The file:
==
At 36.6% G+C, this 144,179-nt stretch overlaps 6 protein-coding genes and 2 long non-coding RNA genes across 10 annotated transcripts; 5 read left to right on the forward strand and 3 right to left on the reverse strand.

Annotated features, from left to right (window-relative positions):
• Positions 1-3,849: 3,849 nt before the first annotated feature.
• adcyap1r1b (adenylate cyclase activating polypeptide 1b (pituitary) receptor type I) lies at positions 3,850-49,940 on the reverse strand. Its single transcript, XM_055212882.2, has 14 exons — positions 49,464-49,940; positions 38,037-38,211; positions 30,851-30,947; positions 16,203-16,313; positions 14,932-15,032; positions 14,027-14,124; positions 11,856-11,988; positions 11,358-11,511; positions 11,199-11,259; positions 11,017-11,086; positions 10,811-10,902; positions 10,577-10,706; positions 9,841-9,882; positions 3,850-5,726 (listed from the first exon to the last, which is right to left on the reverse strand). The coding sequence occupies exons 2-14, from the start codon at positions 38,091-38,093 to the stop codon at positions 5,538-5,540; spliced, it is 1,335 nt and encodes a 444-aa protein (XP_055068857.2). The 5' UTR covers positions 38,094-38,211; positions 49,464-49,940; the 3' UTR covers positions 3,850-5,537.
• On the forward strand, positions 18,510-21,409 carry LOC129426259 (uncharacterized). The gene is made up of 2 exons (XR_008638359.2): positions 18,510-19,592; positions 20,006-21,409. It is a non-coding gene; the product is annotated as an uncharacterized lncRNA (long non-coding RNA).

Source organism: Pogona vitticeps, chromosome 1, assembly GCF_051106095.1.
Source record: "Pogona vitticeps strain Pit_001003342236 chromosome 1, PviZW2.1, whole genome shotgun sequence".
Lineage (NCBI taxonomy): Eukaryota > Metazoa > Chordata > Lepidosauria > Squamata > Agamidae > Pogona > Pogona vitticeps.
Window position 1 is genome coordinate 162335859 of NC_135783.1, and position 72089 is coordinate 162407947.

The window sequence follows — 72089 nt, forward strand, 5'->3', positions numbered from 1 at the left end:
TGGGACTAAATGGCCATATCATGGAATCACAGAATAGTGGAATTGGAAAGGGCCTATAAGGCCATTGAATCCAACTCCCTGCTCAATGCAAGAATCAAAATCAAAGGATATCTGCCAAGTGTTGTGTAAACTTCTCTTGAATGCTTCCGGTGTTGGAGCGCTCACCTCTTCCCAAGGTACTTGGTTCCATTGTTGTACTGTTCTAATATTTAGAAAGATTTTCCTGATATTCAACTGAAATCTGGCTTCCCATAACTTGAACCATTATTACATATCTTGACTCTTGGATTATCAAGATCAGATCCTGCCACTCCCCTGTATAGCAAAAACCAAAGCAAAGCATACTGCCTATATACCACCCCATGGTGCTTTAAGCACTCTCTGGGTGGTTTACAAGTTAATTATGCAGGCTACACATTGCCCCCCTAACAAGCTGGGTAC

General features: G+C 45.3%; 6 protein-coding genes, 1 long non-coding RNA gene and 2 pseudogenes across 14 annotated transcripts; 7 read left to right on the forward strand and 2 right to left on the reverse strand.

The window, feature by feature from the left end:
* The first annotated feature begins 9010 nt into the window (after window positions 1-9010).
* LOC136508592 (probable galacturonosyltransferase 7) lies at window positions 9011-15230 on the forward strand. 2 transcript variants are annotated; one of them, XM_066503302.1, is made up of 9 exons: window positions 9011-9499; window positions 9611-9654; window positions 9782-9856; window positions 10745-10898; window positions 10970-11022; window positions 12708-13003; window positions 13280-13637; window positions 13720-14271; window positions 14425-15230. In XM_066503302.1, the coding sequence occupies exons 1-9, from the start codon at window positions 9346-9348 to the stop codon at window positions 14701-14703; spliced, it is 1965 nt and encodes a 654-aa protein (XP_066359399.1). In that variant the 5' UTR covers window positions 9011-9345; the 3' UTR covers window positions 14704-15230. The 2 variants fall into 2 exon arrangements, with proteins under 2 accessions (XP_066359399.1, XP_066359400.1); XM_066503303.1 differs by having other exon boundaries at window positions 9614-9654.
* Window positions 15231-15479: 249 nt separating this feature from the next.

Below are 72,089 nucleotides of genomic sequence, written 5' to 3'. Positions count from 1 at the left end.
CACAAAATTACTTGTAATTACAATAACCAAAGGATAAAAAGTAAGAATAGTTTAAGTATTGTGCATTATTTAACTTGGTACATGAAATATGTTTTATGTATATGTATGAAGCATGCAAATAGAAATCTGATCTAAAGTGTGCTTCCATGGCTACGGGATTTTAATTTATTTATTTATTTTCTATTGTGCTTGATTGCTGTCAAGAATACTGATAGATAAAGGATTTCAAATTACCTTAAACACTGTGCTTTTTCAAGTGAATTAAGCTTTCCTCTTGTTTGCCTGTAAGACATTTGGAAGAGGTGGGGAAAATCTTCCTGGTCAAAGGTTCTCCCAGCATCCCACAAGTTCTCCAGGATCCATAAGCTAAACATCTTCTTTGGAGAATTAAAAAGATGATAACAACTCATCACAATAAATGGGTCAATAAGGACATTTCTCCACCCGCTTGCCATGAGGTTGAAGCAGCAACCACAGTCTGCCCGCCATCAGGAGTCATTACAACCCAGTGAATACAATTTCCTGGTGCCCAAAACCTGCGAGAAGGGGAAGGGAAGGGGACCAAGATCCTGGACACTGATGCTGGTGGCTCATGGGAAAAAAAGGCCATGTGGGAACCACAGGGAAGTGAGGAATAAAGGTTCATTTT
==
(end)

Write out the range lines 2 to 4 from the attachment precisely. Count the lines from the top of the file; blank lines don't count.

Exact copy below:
Annotated features, from left to right (window-relative positions):
• Positions 1-3,849: 3,849 nt before the first annotated feature.
• adcyap1r1b (adenylate cyclase activating polypeptide 1b (pituitary) receptor type I) lies at positions 3,850-49,940 on the reverse strand. Its single transcript, XM_055212882.2, has 14 exons — positions 49,464-49,940; positions 38,037-38,211; positions 30,851-30,947; positions 16,203-16,313; positions 14,932-15,032; positions 14,027-14,124; positions 11,856-11,988; positions 11,358-11,511; positions 11,199-11,259; positions 11,017-11,086; positions 10,811-10,902; positions 10,577-10,706; positions 9,841-9,882; positions 3,850-5,726 (listed from the first exon to the last, which is right to left on the reverse strand). The coding sequence occupies exons 2-14, from the start codon at positions 38,091-38,093 to the stop codon at positions 5,538-5,540; spliced, it is 1,335 nt and encodes a 444-aa protein (XP_055068857.2). The 5' UTR covers positions 38,094-38,211; positions 49,464-49,940; the 3' UTR covers positions 3,850-5,537.